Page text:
EVER SINCE a small but groundbreaking study in 1995, it’s been accepted wisdom that a child’s academic success is directly related to the amount of talk the child hears from adults in the first few years of life. Children in higher-income families hear more language than those in lower-income families; this disparity, the theory runs, leads to a “word gap” that puts poorer children at a disadvantage when they enter school.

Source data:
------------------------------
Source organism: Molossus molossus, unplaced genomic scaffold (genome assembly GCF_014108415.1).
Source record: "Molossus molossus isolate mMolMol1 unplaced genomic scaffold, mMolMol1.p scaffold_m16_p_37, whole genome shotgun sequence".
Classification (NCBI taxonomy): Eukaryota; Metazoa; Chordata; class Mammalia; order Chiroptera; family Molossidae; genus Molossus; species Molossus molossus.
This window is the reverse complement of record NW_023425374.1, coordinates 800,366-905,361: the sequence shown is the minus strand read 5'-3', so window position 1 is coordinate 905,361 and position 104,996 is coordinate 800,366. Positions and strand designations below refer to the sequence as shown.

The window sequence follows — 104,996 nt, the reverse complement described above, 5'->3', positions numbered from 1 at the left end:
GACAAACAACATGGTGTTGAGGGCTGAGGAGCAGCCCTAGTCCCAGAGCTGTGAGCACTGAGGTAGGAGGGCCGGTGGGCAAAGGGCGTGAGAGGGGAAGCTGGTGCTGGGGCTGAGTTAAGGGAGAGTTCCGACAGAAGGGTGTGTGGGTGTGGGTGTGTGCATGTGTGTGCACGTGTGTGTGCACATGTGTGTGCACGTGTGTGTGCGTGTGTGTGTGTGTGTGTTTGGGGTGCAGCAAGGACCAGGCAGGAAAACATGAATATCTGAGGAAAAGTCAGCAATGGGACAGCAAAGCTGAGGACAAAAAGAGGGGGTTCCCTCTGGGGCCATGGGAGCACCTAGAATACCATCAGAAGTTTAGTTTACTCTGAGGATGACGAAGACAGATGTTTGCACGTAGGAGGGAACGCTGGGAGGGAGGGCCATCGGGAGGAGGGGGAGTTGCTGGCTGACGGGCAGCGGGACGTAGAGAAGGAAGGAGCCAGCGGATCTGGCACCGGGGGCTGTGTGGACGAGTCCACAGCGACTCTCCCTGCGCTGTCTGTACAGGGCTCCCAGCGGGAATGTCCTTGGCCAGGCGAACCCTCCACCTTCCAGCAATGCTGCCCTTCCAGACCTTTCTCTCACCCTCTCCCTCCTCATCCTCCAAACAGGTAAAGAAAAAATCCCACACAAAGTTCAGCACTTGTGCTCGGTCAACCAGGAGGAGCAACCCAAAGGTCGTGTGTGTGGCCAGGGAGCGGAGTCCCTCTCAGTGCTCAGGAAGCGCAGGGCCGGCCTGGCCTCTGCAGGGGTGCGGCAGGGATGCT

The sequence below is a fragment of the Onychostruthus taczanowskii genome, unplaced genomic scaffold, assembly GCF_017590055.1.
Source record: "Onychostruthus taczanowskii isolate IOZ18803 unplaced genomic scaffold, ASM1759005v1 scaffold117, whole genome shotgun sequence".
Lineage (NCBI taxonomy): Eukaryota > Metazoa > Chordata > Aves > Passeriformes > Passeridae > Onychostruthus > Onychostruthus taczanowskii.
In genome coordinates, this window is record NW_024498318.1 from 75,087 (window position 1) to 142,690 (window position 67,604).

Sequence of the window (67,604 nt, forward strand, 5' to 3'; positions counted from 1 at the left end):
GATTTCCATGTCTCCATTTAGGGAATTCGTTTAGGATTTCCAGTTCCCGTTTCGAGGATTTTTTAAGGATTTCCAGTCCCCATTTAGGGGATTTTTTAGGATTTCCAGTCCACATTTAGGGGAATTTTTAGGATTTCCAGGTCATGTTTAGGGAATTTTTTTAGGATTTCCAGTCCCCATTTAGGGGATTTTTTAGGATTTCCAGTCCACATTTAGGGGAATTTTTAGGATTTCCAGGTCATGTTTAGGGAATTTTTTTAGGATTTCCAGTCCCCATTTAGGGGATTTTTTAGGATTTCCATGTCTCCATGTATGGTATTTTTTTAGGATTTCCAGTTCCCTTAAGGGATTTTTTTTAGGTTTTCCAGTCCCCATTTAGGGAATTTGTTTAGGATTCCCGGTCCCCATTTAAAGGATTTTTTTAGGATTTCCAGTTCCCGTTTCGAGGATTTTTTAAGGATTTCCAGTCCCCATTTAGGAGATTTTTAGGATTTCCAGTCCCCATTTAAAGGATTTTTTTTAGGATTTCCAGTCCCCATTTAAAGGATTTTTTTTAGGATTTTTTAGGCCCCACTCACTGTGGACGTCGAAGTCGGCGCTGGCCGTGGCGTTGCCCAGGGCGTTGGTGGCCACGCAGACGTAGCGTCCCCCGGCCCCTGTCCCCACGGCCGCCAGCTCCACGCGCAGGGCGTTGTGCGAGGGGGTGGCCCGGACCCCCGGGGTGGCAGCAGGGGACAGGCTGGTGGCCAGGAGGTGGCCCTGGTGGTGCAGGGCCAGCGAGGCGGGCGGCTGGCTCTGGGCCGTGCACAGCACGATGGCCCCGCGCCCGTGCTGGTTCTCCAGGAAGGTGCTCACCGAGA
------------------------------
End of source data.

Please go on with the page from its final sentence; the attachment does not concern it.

Now, the city of Providence is set to put this theory to the test through new high-tech means, in the much larger setting of a city population—and then try to narrow the word gap for children in real time. Earlier this month, the city won the $5 million grand prize in Bloomberg Philanthropies’ Mayors Challenge, based on its proposal for a project called Providence Talks. The plan is to equip low-income children with recording devices that calculate how many words they hear, and then coach parents on how to boost their children’s language exposure.